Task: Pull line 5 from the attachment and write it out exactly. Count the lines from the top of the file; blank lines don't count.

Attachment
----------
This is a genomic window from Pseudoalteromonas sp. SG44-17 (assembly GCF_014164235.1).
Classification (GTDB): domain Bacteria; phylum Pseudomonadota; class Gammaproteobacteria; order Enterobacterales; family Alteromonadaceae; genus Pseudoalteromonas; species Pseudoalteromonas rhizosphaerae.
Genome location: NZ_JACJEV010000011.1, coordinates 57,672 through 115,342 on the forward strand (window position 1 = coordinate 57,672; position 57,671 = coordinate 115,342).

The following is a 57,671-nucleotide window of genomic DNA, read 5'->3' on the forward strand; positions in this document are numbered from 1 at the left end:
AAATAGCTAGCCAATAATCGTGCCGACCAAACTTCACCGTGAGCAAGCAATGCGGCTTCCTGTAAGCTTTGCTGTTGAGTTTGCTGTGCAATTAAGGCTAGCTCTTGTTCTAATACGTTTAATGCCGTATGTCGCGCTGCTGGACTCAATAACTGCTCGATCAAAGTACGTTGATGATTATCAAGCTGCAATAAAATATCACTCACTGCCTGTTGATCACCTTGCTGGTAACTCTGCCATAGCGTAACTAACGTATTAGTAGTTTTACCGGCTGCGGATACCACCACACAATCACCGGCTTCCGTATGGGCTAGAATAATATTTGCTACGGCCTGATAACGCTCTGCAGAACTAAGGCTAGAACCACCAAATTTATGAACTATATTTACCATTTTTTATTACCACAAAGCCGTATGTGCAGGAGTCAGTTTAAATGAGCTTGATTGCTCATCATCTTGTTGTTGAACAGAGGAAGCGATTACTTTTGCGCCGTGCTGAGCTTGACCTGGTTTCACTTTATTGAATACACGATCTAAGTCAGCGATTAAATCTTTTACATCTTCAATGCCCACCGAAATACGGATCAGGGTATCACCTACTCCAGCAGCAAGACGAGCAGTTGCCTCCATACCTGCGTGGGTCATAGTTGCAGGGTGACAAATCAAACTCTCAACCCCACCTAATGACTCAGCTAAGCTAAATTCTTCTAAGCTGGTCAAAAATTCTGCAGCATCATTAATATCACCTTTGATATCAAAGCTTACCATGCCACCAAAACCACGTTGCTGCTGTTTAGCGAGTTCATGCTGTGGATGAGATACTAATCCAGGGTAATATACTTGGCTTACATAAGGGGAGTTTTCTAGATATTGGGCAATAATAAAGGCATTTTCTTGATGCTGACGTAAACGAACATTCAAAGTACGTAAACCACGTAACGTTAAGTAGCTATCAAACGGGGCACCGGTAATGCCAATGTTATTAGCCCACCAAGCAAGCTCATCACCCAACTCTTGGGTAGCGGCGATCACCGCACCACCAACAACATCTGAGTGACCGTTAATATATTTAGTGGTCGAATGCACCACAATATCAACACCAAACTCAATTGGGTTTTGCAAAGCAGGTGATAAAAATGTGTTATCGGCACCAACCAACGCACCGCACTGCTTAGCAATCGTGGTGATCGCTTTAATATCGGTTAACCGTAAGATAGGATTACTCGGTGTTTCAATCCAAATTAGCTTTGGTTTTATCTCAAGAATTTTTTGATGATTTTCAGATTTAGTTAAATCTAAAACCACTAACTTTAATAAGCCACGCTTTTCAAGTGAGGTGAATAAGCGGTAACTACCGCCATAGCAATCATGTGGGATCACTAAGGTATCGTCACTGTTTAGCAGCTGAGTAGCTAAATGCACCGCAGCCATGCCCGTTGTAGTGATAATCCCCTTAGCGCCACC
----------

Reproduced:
AAATAGCTAGCCAATAATCGTGCCGACCAAACTTCACCGTGAGCAAGCAATGCGGCTTCCTGTAAGCTTTGCTGTTGAGTTTGCTGTGCAATTAAGGCTAGCTCTTGTTCTAATACGTTTAATGCCGTATGTCGCGCTGCTGGACTCAATAACTGCTCGATCAAAGTACGTTGATGATTATCAAGCTGCAATAAAATATCACTCACTGCCTGTTGATCACCTTGCTGGTAACTCTGCCATAGCGTAACTAACGTATTAGTAGTTTTACCGGCTGCGGATACCACCACACAATCACCGGCTTCCGTATGGGCTAGAATAATATTTGCTACGGCCTGATAACGCTCTGCAGAACTAAGGCTAGAACCACCAAATTTATGAACTATATTTACCATTTTTTATTACCACAAAGCCGTATGTGCAGGAGTCAGTTTAAATGAGCTTGATTGCTCATCATCTTGTTGTTGAACAGAGGAAGCGATTACTTTTGCGCCGTGCTGAGCTTGACCTGGTTTCACTTTATTGAATACACGATCTAAGTCAGCGATTAAATCTTTTACATCTTCAATGCCCACCGAAATACGGATCAGGGTATCACCTACTCCAGCAGCAAGACGAGCAGTTGCCTCCATACCTGCGTGGGTCATAGTTGCAGGGTGACAAATCAAACTCTCAACCCCACCTAATGACTCAGCTAAGCTAAATTCTTCTAAGCTGGTCAAAAATTCTGCAGCATCATTAATATCACCTTTGATATCAAAGCTTACCATGCCACCAAAACCACGTTGCTGCTGTTTAGCGAGTTCATGCTGTGGATGAGATACTAATCCAGGGTAATATACTTGGCTTACATAAGGGGAGTTTTCTAGATATTGGGCAATAATAAAGGCATTTTCTTGATGCTGACGTAAACGAACATTCAAAGTACGTAAACCACGTAACGTTAAGTAGCTATCAAACGGGGCACCGGTAATGCCAATGTTATTAGCCCACCAAGCAAGCTCATCACCCAACTCTTGGGTAGCGGCGATCACCGCACCACCAACAACATCTGAGTGACCGTTAATATATTTAGTGGTCGAATGCACCACAATATCAACACCAAACTCAATTGGGTTTTGCAAAGCAGGTGATAAAAATGTGTTATCGGCACCAACCAACGCACCGCACTGCTTAGCAATCGTGGTGATCGCTTTAATATCGGTTAACCGTAAGATAGGATTACTCGGTGTTTCAATCCAAATTAGCTTTGGTTTTATCTCAAGAATTTTTTGATGATTTTCAGATTTAGTTAAATCTAAAACCACTAACTTTAATAAGCCACGCTTTTCAAGTGAGGTGAATAAGCGGTAACTACCGCCATAGCAATCATGTGGGATCACTAAGGTATCGTCACTGTTTAGCAGCTGAGTAGCTAAATGCACCGCAGCCATGCCCGTTGTAGTGATAATCCCCTTAGCGCCACC